If your social media feeds are like mine, you’re seeing a lot about the upcoming solar eclipse. Incidentally, I’m not likely not going to be able to see it in Spain, so I’m hoping for lots of pictures. Throughout history people have been fascinated by the movement of the stars. They’ve searched for answers to philosophical questions, and seen omens in the celestial bodies. Astrologers and astronomers were the same, interpreting the stars to understand life.
When massive astronomical events happened, it goes to figure that it would often be upsetting to people. It could mean omens of war, famine, or disease. Or it could mean an important birth, or invasion. Here is a list some of the major astronomical events in English history, and how they were interpreted.
First, a really important solar eclipse of the 12th century. King Henry’s Eclipse.
Henry I was the son of William the Conquerer, and he died in 1133. At the same time there was a total solar eclipse lasting over 4 and a half minutes. In the manuscript “Historia Novella,” William of Malmesbury recounts that the “hideous darkness” agitated the hearts of men. After the death, a struggle for the throne threw the kingdom into chaos and civil war known as the period of The Anarchy. This would be the period where Matilda fought for her right to the throne against her cousin Stephen, leaving a really sour taste in the mouths of Englishmen over women rulers. Matilda’s experience would affect Henry VIII and his quest for a male heir four hundred years later..
In the “Anglo-Saxon Chronicle,” a passage also recounts this eclipse: “In this year King Henry went over sea at Lammas, and the second day as he lay and slept on the ship the day darkened over all lands; and the Sun became as it were a three-night-old Moon, and the stars about it at mid-day. Men were greatly wonder-stricken and were affrighted, and said that a great thing should come thereafter. So it did, for the same year the king died on the following day after St Andrew’s Mass-day, Dec 2 in Normandy,” according to a NASA statement.
Just a few years later William of Malmesbury would record another eclipse, on March 20 1140. Malmesbury thought this foretold King Stephen’s capture in the Battle of Lincoln in 1141.
In 1433 Scotland experienced The Black Hour.
The “Black Hour” was one of the most celebrated eclipses in the Middle Ages. It plunged Scotland, even down to some of Yorkshire, into darkness. The darkness supposedly arrived at 3 pm on June 17, 1433 and was very deep.
Twenty years later there was a major lunar eclipse right before the fall of Constantinople.
In 324 Roman Emperor Constantine moved the capital of his realm to ancient Byzantium, and he renamed it Constantinople. This new capital survived the Fall of Rome and ruled the eastern Mediterranean and the Black Sea region for more than a thousand years. The Roman government remained strong in this region even after it fell in Europe.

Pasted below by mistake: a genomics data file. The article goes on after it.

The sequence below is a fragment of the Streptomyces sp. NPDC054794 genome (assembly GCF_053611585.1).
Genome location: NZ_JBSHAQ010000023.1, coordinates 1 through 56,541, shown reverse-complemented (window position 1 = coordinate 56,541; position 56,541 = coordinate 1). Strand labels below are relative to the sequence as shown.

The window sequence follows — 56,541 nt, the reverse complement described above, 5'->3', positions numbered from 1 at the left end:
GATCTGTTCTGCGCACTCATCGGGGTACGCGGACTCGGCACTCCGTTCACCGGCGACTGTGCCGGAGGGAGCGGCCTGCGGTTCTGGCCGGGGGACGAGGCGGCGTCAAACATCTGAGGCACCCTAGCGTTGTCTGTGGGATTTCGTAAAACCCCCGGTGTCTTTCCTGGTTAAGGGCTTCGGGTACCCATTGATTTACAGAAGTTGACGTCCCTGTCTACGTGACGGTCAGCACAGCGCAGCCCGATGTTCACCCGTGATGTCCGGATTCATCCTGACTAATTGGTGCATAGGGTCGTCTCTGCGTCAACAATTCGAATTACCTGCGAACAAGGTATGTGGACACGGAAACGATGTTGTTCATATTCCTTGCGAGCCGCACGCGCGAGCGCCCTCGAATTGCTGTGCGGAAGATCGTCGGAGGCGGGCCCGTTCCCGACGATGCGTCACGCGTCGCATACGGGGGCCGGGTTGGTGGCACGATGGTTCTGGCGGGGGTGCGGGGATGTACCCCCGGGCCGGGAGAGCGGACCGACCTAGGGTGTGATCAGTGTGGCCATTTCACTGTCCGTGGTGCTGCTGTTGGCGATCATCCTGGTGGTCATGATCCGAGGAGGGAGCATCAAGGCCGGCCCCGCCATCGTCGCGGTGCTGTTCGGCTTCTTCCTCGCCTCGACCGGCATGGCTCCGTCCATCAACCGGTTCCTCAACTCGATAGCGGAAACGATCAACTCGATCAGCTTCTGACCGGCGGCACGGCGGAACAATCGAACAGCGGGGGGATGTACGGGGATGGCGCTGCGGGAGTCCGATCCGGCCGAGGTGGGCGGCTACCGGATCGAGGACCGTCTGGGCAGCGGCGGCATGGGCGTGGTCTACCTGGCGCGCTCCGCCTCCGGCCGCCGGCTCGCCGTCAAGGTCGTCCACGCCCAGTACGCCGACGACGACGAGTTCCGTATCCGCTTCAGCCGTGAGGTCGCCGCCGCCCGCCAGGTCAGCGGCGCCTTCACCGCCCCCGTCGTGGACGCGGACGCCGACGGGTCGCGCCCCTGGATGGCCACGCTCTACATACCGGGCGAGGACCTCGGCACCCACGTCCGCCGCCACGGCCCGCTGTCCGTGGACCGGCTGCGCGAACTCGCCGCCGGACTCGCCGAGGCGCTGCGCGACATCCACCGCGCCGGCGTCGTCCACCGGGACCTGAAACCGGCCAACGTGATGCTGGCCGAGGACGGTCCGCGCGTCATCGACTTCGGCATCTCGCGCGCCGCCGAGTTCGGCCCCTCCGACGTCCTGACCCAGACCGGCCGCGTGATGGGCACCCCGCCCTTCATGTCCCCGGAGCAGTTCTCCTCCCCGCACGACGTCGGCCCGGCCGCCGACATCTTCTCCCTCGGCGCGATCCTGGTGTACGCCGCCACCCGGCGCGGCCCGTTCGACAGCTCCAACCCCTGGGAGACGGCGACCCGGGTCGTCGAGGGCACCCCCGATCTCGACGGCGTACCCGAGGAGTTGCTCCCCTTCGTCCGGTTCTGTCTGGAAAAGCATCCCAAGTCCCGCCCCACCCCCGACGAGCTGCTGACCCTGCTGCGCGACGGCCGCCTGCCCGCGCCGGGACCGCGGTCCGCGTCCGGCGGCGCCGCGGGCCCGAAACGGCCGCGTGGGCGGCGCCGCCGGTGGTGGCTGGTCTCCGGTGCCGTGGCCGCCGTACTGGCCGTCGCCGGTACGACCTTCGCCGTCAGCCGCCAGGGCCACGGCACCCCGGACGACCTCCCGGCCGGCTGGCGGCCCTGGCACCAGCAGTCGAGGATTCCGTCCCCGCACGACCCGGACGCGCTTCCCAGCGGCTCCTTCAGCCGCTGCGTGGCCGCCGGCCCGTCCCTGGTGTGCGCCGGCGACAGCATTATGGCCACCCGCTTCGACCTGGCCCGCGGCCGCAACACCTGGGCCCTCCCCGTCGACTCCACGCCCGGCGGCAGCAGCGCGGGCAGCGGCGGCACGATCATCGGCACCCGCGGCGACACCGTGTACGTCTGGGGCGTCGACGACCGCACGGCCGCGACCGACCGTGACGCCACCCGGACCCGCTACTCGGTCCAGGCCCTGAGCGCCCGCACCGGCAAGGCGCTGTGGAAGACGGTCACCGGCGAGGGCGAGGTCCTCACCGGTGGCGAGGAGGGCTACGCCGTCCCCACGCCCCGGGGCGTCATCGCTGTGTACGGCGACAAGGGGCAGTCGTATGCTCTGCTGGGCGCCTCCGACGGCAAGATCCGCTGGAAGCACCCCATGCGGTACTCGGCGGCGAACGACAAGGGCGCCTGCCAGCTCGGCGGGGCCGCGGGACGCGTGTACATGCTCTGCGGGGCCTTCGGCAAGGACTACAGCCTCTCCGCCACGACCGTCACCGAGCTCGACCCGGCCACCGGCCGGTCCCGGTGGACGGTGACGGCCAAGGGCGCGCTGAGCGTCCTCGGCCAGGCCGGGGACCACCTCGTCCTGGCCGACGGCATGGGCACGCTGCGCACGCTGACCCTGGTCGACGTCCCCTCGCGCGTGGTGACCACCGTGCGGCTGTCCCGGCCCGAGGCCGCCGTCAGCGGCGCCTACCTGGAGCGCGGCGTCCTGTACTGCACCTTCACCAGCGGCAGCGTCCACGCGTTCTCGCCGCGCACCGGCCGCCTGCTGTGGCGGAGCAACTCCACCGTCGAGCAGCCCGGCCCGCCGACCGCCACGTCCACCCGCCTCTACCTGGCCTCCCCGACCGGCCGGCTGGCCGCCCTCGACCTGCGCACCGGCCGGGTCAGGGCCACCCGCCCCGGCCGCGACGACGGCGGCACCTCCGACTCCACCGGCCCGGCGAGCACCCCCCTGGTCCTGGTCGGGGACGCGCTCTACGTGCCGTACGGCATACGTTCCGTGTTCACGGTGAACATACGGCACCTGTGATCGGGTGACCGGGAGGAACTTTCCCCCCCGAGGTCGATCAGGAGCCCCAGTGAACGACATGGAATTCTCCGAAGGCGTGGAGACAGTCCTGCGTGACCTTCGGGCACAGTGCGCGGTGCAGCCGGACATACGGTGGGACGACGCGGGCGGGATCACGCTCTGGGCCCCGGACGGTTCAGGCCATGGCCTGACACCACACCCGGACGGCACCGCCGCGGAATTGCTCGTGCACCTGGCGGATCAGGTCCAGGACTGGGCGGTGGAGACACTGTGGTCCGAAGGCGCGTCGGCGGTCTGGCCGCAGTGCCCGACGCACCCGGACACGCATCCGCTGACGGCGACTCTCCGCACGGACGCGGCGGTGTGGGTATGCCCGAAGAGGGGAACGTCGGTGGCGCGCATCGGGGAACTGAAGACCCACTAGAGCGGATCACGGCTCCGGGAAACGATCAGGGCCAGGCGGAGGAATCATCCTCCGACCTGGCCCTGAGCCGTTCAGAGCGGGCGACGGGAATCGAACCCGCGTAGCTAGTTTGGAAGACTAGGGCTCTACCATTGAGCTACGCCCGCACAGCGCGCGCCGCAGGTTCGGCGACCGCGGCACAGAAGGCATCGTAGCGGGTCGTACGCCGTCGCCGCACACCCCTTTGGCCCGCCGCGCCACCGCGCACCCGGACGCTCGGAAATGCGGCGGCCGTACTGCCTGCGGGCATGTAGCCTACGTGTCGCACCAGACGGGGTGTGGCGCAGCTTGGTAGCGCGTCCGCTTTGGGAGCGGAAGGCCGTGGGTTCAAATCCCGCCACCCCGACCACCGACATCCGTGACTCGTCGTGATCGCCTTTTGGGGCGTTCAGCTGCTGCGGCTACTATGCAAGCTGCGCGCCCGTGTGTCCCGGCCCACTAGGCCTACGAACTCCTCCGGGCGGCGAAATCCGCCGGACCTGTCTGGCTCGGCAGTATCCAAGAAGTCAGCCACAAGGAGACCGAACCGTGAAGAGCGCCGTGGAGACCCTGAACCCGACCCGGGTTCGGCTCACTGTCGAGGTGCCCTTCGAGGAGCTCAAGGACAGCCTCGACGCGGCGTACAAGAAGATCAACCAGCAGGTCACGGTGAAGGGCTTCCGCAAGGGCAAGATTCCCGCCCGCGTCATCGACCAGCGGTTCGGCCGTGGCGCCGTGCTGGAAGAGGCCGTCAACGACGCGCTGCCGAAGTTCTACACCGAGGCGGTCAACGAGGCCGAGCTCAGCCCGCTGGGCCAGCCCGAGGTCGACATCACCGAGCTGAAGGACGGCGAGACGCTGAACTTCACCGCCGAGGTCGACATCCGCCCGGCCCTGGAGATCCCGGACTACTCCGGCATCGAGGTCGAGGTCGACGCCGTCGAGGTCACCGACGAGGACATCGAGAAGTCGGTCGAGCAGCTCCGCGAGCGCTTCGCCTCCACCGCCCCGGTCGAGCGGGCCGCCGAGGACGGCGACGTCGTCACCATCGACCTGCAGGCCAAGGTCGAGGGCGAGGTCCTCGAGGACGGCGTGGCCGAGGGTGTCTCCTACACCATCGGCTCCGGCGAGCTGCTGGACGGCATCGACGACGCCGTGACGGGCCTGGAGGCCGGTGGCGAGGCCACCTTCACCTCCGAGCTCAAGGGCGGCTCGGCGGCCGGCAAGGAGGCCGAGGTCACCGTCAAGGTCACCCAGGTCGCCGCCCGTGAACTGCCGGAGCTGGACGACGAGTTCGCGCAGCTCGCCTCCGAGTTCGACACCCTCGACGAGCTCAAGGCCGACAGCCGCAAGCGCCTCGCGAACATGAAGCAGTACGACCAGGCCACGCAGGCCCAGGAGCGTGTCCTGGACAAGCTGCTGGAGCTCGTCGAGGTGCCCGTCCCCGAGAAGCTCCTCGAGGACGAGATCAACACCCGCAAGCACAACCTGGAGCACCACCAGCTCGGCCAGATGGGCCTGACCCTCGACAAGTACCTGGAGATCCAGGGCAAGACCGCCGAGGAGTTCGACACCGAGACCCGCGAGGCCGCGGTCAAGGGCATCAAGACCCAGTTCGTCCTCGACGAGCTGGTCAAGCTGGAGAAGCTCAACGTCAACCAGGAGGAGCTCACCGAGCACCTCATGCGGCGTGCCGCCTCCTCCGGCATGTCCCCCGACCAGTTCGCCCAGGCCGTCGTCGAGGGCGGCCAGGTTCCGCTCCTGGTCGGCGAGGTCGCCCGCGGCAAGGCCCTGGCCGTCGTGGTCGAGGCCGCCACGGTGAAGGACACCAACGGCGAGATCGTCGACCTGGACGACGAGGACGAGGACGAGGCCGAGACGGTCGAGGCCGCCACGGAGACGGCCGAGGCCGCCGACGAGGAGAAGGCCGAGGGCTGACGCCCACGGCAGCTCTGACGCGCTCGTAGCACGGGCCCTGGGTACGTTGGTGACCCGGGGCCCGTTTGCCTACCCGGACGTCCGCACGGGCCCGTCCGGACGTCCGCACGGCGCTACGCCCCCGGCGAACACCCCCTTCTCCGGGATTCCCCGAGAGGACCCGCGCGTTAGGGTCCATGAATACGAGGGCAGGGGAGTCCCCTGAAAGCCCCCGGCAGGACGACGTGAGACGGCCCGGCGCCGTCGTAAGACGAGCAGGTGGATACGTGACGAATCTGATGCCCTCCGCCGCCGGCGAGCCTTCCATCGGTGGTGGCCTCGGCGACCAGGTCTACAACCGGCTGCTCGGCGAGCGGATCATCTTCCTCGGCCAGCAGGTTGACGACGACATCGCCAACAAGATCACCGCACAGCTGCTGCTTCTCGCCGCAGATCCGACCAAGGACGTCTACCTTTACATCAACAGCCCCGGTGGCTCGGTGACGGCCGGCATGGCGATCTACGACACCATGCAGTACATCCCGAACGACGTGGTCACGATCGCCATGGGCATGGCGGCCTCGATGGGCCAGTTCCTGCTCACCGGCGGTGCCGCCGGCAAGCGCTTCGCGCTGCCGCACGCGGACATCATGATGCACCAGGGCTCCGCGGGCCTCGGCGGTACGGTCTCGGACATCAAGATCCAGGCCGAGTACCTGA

The Ottoman Turks first laid siege to the city on April 5, 1453. On May 22 there was a lunar eclipse viewable from Africa, Asia and Europe. Supposedly the moon stayed in a crescent shape – the sign of Islam – for several hours. Both the Christian inhabitants of the city, and the besieging army saw this as an omen. Several days later there was a thick fog around the city, which was unheard of at that time of the year. Chroniclers believed it was the Holy Spirit leaving the city. Constantinople finally fell on May 29.
On March 16, 1485 there was an eclipse in London right after Richard III’s wife Anne Neville died. Many of Henry Tudor’s supporters saw this as a bad omen for the Yorkist cause, and it encouraged them in their invasion plans.
In 1572 Danish astronomer Tyco Brahe identified a bright new star in the constellation Cassiopeia, which was even brighter than Venus.
It appeared to everyone that it was a newly formed star. But then the star faded after several months. This seriously confused the astronomers of Renaissance Europe. People like John Dee wrote out descriptions with their calculations, and the mathematics behind them. Even Queen Elizabeth summoned the mathematician and astrologer Thomas Allen to “have his advice about the new Star that appeared in Cassiopeia to which he gave his Judgement very learnedly,” according to the antiquarian John Aubrey.
Turns out they weren’t looking at a new star at all, but a supernova. Scientists still study the light remnants to see what those early astronomers saw.
Copernicus published his work on the movement of the planets in the mid 15th century. This would literally turn the interpretation of our place in the universe on its head, rocking both the religious and scientific communities. Many astronomers in newly-broken-with-Rome England adopted the Copernican position that the earth rotated around the Sun, most notably John Dee.
Whatever your plans to watch the solar eclipse, keep in mind that as you experience it you’re participating in an event that had tied humanity together since the beginning of life. Do you get goosebumps thinking about it? Let me know in the comments your thoughts about these sorts of universal human experiences! Will you be watching the eclipse? Tell me about it.